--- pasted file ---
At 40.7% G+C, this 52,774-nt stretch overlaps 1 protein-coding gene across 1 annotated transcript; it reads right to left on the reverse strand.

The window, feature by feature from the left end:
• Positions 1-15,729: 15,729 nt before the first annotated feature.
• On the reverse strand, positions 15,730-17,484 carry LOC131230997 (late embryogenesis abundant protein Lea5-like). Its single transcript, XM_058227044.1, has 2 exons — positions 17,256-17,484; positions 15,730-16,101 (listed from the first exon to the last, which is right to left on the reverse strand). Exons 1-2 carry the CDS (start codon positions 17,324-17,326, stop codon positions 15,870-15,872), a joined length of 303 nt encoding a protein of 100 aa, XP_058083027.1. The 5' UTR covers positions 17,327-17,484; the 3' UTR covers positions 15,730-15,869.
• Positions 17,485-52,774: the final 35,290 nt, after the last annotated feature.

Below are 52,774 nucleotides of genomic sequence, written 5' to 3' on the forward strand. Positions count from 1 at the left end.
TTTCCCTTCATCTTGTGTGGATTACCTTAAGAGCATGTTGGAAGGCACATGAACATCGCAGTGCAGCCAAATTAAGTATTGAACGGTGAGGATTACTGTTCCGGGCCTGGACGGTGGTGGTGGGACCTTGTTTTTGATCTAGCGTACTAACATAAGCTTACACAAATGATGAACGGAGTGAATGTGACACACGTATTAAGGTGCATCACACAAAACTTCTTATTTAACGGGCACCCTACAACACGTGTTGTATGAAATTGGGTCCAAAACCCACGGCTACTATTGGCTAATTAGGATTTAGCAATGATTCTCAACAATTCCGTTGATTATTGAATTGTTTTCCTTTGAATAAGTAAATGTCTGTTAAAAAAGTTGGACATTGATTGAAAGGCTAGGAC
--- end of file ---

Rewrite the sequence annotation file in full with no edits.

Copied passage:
At 40.7% G+C, this 52,774-nt stretch overlaps 1 protein-coding gene across 1 annotated transcript; it reads right to left on the reverse strand.

The window, feature by feature from the left end:
• Positions 1-15,729: 15,729 nt before the first annotated feature.
• On the reverse strand, positions 15,730-17,484 carry LOC131230997 (late embryogenesis abundant protein Lea5-like). Its single transcript, XM_058227044.1, has 2 exons — positions 17,256-17,484; positions 15,730-16,101 (listed from the first exon to the last, which is right to left on the reverse strand). Exons 1-2 carry the CDS (start codon positions 17,324-17,326, stop codon positions 15,870-15,872), a joined length of 303 nt encoding a protein of 100 aa, XP_058083027.1. The 5' UTR covers positions 17,327-17,484; the 3' UTR covers positions 15,730-15,869.
• Positions 17,485-52,774: the final 35,290 nt, after the last annotated feature.

Below are 52,774 nucleotides of genomic sequence, written 5' to 3' on the forward strand. Positions count from 1 at the left end.
TTTCCCTTCATCTTGTGTGGATTACCTTAAGAGCATGTTGGAAGGCACATGAACATCGCAGTGCAGCCAAATTAAGTATTGAACGGTGAGGATTACTGTTCCGGGCCTGGACGGTGGTGGTGGGACCTTGTTTTTGATCTAGCGTACTAACATAAGCTTACACAAATGATGAACGGAGTGAATGTGACACACGTATTAAGGTGCATCACACAAAACTTCTTATTTAACGGGCACCCTACAACACGTGTTGTATGAAATTGGGTCCAAAACCCACGGCTACTATTGGCTAATTAGGATTTAGCAATGATTCTCAACAATTCCGTTGATTATTGAATTGTTTTCCTTTGAATAAGTAAATGTCTGTTAAAAAAGTTGGACATTGATTGAAAGGCTAGGAC